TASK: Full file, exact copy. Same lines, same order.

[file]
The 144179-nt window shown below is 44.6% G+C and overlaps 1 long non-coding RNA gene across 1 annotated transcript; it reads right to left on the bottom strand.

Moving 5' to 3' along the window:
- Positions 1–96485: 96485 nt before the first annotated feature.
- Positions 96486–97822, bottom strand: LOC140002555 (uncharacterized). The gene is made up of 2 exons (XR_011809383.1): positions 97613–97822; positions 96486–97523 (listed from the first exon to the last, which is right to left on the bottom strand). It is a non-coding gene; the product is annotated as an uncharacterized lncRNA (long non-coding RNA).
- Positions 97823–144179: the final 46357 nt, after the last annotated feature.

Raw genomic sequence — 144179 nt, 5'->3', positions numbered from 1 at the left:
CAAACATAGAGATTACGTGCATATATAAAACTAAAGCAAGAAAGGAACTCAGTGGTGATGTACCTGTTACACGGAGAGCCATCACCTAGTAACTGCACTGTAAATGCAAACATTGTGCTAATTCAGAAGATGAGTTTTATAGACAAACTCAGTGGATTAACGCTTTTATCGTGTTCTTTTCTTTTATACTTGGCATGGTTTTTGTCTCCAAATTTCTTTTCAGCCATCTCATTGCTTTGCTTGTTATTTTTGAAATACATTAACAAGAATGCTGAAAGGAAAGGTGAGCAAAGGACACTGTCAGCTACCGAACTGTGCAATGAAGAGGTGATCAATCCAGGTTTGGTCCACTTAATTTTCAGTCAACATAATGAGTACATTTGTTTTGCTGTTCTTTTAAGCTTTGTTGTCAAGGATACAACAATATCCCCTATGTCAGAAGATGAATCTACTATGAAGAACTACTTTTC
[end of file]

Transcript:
The 144179-nt window shown below is 44.6% G+C and overlaps 1 long non-coding RNA gene across 1 annotated transcript; it reads right to left on the bottom strand.

Moving 5' to 3' along the window:
- Positions 1–96485: 96485 nt before the first annotated feature.
- Positions 96486–97822, bottom strand: LOC140002555 (uncharacterized). The gene is made up of 2 exons (XR_011809383.1): positions 97613–97822; positions 96486–97523 (listed from the first exon to the last, which is right to left on the bottom strand). It is a non-coding gene; the product is annotated as an uncharacterized lncRNA (long non-coding RNA).
- Positions 97823–144179: the final 46357 nt, after the last annotated feature.

Raw genomic sequence — 144179 nt, 5'->3', positions numbered from 1 at the left:
CAAACATAGAGATTACGTGCATATATAAAACTAAAGCAAGAAAGGAACTCAGTGGTGATGTACCTGTTACACGGAGAGCCATCACCTAGTAACTGCACTGTAAATGCAAACATTGTGCTAATTCAGAAGATGAGTTTTATAGACAAACTCAGTGGATTAACGCTTTTATCGTGTTCTTTTCTTTTATACTTGGCATGGTTTTTGTCTCCAAATTTCTTTTCAGCCATCTCATTGCTTTGCTTGTTATTTTTGAAATACATTAACAAGAATGCTGAAAGGAAAGGTGAGCAAAGGACACTGTCAGCTACCGAACTGTGCAATGAAGAGGTGATCAATCCAGGTTTGGTCCACTTAATTTTCAGTCAACATAATGAGTACATTTGTTTTGCTGTTCTTTTAAGCTTTGTTGTCAAGGATACAACAATATCCCCTATGTCAGAAGATGAATCTACTATGAAGAACTACTTTTC